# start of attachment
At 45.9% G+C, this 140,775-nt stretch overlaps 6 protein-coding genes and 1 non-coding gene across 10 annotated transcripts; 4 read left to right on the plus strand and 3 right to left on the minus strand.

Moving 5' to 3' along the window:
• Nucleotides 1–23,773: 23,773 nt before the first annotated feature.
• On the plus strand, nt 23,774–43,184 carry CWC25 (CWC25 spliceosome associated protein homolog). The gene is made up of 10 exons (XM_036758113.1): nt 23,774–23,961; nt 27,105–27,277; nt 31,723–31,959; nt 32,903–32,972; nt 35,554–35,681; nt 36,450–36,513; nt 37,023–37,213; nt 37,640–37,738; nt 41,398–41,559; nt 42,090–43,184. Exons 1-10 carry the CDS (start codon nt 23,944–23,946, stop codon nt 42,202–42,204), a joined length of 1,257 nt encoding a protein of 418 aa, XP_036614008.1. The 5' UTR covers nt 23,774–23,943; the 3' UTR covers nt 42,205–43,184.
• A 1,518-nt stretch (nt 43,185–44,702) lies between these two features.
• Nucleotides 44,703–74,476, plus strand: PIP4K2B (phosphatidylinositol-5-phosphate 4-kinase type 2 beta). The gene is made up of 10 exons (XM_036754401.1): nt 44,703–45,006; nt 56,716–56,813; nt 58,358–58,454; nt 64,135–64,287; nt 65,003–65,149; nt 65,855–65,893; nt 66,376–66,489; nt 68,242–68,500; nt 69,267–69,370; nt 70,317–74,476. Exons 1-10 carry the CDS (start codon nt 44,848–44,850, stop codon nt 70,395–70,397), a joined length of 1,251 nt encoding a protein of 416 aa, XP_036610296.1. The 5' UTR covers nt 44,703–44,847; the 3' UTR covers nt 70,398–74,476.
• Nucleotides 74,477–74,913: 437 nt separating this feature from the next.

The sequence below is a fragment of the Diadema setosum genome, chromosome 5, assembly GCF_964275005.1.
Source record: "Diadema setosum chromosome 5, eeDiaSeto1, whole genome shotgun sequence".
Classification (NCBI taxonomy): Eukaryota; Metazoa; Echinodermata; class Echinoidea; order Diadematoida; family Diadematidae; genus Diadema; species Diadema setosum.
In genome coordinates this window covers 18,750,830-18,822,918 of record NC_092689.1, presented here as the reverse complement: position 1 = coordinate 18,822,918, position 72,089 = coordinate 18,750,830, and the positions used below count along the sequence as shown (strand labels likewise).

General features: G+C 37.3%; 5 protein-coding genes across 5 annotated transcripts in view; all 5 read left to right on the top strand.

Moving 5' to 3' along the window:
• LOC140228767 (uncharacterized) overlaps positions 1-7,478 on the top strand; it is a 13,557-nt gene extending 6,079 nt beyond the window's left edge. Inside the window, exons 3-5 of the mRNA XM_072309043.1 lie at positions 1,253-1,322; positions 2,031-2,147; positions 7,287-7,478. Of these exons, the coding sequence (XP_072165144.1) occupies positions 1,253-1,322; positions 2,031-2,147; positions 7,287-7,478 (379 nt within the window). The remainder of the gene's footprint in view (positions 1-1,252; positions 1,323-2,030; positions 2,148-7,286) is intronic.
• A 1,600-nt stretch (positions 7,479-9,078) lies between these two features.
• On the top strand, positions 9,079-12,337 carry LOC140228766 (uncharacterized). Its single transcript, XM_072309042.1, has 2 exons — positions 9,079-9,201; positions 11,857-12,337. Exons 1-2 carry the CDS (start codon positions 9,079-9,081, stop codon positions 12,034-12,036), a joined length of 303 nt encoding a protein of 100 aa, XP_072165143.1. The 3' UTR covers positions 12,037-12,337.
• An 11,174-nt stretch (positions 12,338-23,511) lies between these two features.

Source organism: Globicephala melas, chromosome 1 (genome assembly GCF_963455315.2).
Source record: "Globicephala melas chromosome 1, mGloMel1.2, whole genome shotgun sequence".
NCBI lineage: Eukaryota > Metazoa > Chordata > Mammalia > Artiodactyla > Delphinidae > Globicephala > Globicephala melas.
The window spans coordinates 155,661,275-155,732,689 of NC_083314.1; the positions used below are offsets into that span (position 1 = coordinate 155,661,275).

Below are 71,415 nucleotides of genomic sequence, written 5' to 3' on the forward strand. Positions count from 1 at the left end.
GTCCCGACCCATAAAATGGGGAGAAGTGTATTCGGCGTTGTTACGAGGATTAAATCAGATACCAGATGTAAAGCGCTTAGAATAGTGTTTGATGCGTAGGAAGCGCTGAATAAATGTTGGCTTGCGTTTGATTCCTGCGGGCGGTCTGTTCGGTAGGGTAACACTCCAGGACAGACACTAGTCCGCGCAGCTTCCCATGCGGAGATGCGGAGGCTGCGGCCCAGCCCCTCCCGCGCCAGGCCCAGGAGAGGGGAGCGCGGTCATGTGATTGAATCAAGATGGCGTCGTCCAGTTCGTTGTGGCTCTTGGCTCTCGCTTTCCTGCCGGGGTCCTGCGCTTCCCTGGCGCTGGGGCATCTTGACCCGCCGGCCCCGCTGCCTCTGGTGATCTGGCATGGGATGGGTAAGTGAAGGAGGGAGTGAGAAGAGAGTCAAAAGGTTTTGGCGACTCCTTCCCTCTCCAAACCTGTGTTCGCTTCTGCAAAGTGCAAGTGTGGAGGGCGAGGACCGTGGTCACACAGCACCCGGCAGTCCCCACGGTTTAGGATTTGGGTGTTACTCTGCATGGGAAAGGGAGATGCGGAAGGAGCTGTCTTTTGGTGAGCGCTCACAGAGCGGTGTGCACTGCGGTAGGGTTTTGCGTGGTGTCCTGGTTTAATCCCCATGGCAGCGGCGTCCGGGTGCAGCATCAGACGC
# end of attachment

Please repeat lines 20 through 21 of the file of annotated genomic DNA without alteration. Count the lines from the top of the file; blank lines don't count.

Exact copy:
NCBI lineage: Eukaryota > Metazoa > Chordata > Mammalia > Artiodactyla > Delphinidae > Globicephala > Globicephala melas.
The window spans coordinates 155,661,275-155,732,689 of NC_083314.1; the positions used below are offsets into that span (position 1 = coordinate 155,661,275).